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Welsh Slate Helps Transform

Landmark German Gymnasium to

Restaurant

Roof slates fromWelsh Slate feature on a refurbished

building at the heart of the regeneration of Kings

Cross.

Some 6,400 natural slates fromWelsh Slate have

helped restore to its former glory the roof of the first

purpose-built gym in England, albeit now as a de-

signer restaurant.

More than 600 m² of Welsh Slate’s 500 mm x 300

mm Penrhyn Heather Blue County-grade slates have

been used on the main and clerestory roofs and flank

roofs of the dormer windows of the Grade ll listed

German Gymnasium - a landmark in the King’s Cross

regeneration masterplan.

They were specified by architects Allies and Morrison

to return the roof to its former appearance after the

original Welsh Slate roof (which is an important early

example of the use of laminated timber to enable broad

spans) was removed and the building was left with only

a bituminous felt covering across the structure.

The new roof over trusses up to 20 m wide was in-

stalled over four winter/spring months by Attleys Roofing

who were reliant on multiple, small deliveries due to

the tight site, lack of storage and range of materials

required to bring the roof up to today’s standards - in-

sulation, vapour control layer, counter battens, felt,

battens and Welsh slates.

Originally designed by Edward Gruning and built in

the 1860s, the German Gymnasium was influential in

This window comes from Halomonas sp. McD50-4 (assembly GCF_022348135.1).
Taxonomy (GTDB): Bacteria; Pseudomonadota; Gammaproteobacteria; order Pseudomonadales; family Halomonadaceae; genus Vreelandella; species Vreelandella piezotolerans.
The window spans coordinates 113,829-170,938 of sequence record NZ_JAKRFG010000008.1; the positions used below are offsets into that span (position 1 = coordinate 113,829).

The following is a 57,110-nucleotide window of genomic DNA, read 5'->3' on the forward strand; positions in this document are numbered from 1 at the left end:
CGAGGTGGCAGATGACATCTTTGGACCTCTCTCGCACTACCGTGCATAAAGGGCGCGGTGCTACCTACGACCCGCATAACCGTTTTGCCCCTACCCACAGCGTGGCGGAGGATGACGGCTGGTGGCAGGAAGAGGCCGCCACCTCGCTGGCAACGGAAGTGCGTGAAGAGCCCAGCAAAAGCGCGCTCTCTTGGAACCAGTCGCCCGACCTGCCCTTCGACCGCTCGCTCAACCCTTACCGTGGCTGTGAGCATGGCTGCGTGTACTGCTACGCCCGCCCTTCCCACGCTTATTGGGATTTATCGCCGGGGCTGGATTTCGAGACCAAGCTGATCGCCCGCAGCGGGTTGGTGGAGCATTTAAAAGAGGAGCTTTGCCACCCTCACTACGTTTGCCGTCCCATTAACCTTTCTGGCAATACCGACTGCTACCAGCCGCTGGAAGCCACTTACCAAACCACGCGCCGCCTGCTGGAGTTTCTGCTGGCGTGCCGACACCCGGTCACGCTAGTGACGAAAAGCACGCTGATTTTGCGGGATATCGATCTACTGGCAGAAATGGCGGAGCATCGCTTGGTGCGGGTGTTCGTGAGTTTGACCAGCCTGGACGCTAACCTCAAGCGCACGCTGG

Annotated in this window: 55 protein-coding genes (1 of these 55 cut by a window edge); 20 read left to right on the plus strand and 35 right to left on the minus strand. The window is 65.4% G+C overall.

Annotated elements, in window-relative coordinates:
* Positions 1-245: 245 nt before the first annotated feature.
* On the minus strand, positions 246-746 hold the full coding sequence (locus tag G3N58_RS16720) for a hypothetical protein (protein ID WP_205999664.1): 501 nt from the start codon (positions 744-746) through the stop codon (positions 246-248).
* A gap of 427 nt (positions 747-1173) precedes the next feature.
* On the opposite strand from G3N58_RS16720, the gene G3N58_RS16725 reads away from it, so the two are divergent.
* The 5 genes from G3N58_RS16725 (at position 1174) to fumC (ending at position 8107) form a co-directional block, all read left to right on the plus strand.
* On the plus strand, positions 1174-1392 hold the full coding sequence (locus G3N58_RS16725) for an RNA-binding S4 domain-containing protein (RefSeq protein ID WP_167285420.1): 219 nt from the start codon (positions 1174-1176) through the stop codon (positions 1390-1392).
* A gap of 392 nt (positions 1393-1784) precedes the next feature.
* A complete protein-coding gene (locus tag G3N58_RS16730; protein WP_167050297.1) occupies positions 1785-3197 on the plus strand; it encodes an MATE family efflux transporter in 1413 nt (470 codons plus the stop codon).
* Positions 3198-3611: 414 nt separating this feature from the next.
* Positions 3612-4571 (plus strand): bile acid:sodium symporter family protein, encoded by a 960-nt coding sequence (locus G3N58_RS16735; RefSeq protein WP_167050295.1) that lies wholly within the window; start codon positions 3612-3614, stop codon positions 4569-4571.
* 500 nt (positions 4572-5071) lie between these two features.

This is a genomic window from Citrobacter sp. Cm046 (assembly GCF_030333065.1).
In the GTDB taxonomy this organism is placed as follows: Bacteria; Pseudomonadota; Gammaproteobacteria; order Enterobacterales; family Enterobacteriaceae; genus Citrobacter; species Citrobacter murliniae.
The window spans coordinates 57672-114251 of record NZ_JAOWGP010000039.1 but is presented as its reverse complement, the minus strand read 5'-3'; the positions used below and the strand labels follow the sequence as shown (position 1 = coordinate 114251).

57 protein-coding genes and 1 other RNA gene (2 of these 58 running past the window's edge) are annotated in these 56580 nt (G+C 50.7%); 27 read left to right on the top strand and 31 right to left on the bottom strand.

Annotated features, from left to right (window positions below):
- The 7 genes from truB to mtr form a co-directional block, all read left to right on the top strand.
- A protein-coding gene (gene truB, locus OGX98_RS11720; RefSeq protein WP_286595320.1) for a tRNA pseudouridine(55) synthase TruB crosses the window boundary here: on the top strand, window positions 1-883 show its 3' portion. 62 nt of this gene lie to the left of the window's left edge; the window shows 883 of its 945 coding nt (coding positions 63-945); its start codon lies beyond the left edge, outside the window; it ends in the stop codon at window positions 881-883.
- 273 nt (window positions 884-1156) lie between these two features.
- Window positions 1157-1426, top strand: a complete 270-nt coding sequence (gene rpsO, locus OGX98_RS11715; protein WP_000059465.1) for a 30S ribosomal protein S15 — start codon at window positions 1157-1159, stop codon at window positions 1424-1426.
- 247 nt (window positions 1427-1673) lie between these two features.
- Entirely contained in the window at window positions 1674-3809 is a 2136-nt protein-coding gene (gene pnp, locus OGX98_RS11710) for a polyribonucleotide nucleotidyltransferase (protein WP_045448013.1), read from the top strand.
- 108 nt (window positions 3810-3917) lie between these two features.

the development of athletics in Britain.

Allies and Morrison were commissioned by developer

Argent to restore and repair the fabric of the building

to a shell and core finish to enable subsequent fit out

by one of three shortlisted restaurant operators. Conran

and Partners established the restaurant concept design

and completed the fit-out which includes a new steel

mezzanine and staircases.

The proposals restore the original volume of the

German Gymnasium removing as much of the first floor

as possible to allow the large laminated timber trusses

and closed boarded roof structure to be seen and en-

joyed from ground level as it was originally intended.

This involved carefully removing internal partitions

and rooms that once filled the space to reveal the build-

ing’s original internal volume. The long galleries that

once ran along either side of the first floor were restored,

building from the original timber structures still buried

beneath the later finishes, using replicated timber strut

detail and the cast iron columns with decorated capitals

as support beneath them.

The original gymnasium built in 1860. The indoor

events of the National Olympian Association’s

Olympic Games were first held in1866

Contractors World UK Ireland Vol 6 No 2

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